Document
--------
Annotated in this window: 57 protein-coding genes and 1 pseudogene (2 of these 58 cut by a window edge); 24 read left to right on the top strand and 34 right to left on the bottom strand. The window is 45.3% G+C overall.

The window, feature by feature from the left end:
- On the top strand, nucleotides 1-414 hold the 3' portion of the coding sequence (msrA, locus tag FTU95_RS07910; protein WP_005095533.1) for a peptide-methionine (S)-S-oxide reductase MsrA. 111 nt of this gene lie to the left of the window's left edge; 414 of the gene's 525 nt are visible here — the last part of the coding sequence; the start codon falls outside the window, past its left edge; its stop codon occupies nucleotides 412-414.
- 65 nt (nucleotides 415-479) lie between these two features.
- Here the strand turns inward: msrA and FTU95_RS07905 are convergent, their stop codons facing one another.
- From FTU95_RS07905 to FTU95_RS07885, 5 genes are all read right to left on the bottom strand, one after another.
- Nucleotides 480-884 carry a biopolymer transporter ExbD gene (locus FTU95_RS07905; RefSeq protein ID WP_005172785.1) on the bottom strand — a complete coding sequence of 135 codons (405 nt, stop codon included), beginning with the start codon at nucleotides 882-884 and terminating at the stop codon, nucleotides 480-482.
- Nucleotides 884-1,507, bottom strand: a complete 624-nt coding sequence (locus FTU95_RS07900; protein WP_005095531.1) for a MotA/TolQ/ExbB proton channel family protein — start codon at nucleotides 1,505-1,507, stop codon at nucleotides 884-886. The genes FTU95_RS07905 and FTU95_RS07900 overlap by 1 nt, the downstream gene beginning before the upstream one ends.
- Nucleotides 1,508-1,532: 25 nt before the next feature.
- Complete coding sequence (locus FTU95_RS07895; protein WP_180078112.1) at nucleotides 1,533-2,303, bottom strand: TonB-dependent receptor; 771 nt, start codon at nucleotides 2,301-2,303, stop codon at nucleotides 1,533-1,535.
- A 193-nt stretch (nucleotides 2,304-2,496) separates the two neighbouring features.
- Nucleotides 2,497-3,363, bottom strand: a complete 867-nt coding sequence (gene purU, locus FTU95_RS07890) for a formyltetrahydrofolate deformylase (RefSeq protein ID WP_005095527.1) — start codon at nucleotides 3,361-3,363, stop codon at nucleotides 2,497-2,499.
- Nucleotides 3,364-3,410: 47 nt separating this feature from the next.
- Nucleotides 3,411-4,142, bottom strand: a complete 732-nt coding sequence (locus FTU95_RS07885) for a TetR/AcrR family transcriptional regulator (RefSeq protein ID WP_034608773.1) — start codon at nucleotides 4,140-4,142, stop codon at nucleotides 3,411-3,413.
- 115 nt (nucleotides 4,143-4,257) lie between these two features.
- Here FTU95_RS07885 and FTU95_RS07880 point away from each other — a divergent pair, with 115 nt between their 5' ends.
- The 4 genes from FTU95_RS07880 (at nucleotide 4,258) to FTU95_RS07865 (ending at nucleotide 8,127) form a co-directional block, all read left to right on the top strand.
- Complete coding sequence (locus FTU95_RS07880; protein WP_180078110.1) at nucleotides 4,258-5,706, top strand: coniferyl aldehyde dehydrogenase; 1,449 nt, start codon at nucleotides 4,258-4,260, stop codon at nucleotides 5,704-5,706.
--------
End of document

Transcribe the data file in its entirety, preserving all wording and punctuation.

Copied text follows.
Annotated in this window: 57 protein-coding genes and 1 pseudogene (2 of these 58 cut by a window edge); 24 read left to right on the top strand and 34 right to left on the bottom strand. The window is 45.3% G+C overall.

The window, feature by feature from the left end:
- On the top strand, nucleotides 1-414 hold the 3' portion of the coding sequence (msrA, locus tag FTU95_RS07910; protein WP_005095533.1) for a peptide-methionine (S)-S-oxide reductase MsrA. 111 nt of this gene lie to the left of the window's left edge; 414 of the gene's 525 nt are visible here — the last part of the coding sequence; the start codon falls outside the window, past its left edge; its stop codon occupies nucleotides 412-414.
- 65 nt (nucleotides 415-479) lie between these two features.
- Here the strand turns inward: msrA and FTU95_RS07905 are convergent, their stop codons facing one another.
- From FTU95_RS07905 to FTU95_RS07885, 5 genes are all read right to left on the bottom strand, one after another.
- Nucleotides 480-884 carry a biopolymer transporter ExbD gene (locus FTU95_RS07905; RefSeq protein ID WP_005172785.1) on the bottom strand — a complete coding sequence of 135 codons (405 nt, stop codon included), beginning with the start codon at nucleotides 882-884 and terminating at the stop codon, nucleotides 480-482.
- Nucleotides 884-1,507, bottom strand: a complete 624-nt coding sequence (locus FTU95_RS07900; protein WP_005095531.1) for a MotA/TolQ/ExbB proton channel family protein — start codon at nucleotides 1,505-1,507, stop codon at nucleotides 884-886. The genes FTU95_RS07905 and FTU95_RS07900 overlap by 1 nt, the downstream gene beginning before the upstream one ends.
- Nucleotides 1,508-1,532: 25 nt before the next feature.
- Complete coding sequence (locus FTU95_RS07895; protein WP_180078112.1) at nucleotides 1,533-2,303, bottom strand: TonB-dependent receptor; 771 nt, start codon at nucleotides 2,301-2,303, stop codon at nucleotides 1,533-1,535.
- A 193-nt stretch (nucleotides 2,304-2,496) separates the two neighbouring features.
- Nucleotides 2,497-3,363, bottom strand: a complete 867-nt coding sequence (gene purU, locus FTU95_RS07890) for a formyltetrahydrofolate deformylase (RefSeq protein ID WP_005095527.1) — start codon at nucleotides 3,361-3,363, stop codon at nucleotides 2,497-2,499.
- Nucleotides 3,364-3,410: 47 nt separating this feature from the next.
- Nucleotides 3,411-4,142, bottom strand: a complete 732-nt coding sequence (locus FTU95_RS07885) for a TetR/AcrR family transcriptional regulator (RefSeq protein ID WP_034608773.1) — start codon at nucleotides 4,140-4,142, stop codon at nucleotides 3,411-3,413.
- 115 nt (nucleotides 4,143-4,257) lie between these two features.
- Here FTU95_RS07885 and FTU95_RS07880 point away from each other — a divergent pair, with 115 nt between their 5' ends.
- The 4 genes from FTU95_RS07880 (at nucleotide 4,258) to FTU95_RS07865 (ending at nucleotide 8,127) form a co-directional block, all read left to right on the top strand.
- Complete coding sequence (locus FTU95_RS07880; protein WP_180078110.1) at nucleotides 4,258-5,706, top strand: coniferyl aldehyde dehydrogenase; 1,449 nt, start codon at nucleotides 4,258-4,260, stop codon at nucleotides 5,704-5,706.